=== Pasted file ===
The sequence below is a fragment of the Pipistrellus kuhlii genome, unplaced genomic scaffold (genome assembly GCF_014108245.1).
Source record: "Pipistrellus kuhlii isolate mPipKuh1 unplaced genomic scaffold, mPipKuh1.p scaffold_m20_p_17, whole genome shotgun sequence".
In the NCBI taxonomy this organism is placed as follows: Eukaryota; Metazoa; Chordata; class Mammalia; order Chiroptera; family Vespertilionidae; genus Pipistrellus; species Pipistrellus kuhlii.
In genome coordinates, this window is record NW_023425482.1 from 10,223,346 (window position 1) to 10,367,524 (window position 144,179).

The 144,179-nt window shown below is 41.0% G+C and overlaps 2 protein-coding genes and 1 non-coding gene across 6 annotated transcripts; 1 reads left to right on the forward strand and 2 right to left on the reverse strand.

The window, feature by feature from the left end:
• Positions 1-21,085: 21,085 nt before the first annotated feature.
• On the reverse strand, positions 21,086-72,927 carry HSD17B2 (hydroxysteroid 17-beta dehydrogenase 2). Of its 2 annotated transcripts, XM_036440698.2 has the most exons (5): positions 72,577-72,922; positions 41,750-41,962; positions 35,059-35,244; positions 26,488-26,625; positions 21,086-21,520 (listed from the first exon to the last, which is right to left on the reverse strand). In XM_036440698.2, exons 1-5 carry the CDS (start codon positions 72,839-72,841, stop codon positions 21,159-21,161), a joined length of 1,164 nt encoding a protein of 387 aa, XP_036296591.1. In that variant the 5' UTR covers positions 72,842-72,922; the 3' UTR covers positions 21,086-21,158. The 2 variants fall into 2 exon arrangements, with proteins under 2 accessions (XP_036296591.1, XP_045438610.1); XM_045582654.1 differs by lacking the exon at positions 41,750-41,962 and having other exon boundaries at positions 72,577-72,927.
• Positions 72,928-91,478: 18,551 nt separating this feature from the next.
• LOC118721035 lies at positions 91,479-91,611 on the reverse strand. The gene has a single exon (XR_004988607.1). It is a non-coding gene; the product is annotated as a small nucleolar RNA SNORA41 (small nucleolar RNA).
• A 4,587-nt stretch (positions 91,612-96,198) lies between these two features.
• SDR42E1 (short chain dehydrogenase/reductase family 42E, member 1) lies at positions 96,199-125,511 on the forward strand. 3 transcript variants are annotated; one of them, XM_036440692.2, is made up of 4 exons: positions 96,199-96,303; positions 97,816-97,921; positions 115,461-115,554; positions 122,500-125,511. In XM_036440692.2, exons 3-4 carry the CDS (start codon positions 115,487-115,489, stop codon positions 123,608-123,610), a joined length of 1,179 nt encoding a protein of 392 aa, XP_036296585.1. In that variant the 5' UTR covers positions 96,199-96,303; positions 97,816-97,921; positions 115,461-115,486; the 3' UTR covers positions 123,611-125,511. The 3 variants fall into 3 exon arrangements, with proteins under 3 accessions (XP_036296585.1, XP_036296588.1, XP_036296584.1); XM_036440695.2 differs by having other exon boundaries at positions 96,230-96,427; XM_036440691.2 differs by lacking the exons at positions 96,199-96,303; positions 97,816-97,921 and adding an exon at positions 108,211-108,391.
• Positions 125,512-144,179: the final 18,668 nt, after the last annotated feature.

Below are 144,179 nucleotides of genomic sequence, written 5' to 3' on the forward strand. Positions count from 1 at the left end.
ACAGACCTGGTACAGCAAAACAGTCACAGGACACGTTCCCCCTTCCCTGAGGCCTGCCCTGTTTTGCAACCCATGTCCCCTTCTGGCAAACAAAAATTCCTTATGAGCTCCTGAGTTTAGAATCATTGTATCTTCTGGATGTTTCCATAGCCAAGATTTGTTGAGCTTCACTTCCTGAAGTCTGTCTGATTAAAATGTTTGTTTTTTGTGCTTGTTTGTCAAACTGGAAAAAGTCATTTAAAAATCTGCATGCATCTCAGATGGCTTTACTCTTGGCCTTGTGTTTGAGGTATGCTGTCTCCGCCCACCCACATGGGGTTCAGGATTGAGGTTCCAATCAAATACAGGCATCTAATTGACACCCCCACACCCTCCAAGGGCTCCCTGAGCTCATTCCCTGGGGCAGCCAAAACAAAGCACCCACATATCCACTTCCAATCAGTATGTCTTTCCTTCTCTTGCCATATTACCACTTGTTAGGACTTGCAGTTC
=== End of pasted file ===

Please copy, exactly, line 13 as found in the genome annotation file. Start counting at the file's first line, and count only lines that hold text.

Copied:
• Positions 125,512-144,179: the final 18,668 nt, after the last annotated feature.